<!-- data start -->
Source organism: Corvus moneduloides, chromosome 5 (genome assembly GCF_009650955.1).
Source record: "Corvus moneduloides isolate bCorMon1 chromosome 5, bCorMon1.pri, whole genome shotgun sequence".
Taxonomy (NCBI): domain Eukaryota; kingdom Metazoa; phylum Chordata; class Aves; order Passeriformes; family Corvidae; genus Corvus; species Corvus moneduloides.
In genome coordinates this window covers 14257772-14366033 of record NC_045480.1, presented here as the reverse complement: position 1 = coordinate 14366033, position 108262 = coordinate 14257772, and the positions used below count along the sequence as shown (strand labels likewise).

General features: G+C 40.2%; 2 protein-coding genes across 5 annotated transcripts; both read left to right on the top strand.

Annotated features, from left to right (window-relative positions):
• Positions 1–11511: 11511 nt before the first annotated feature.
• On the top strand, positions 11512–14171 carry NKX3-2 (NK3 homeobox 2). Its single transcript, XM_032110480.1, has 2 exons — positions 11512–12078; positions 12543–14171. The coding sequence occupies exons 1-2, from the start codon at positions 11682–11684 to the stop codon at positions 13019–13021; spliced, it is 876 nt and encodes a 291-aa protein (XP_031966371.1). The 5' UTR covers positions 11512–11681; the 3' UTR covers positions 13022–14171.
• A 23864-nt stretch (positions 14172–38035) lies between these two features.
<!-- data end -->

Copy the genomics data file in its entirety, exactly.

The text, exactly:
Source organism: Corvus moneduloides, chromosome 5 (genome assembly GCF_009650955.1).
Source record: "Corvus moneduloides isolate bCorMon1 chromosome 5, bCorMon1.pri, whole genome shotgun sequence".
Taxonomy (NCBI): domain Eukaryota; kingdom Metazoa; phylum Chordata; class Aves; order Passeriformes; family Corvidae; genus Corvus; species Corvus moneduloides.
In genome coordinates this window covers 14257772-14366033 of record NC_045480.1, presented here as the reverse complement: position 1 = coordinate 14366033, position 108262 = coordinate 14257772, and the positions used below count along the sequence as shown (strand labels likewise).

General features: G+C 40.2%; 2 protein-coding genes across 5 annotated transcripts; both read left to right on the top strand.

Annotated features, from left to right (window-relative positions):
• Positions 1–11511: 11511 nt before the first annotated feature.
• On the top strand, positions 11512–14171 carry NKX3-2 (NK3 homeobox 2). Its single transcript, XM_032110480.1, has 2 exons — positions 11512–12078; positions 12543–14171. The coding sequence occupies exons 1-2, from the start codon at positions 11682–11684 to the stop codon at positions 13019–13021; spliced, it is 876 nt and encodes a 291-aa protein (XP_031966371.1). The 5' UTR covers positions 11512–11681; the 3' UTR covers positions 13022–14171.
• A 23864-nt stretch (positions 14172–38035) lies between these two features.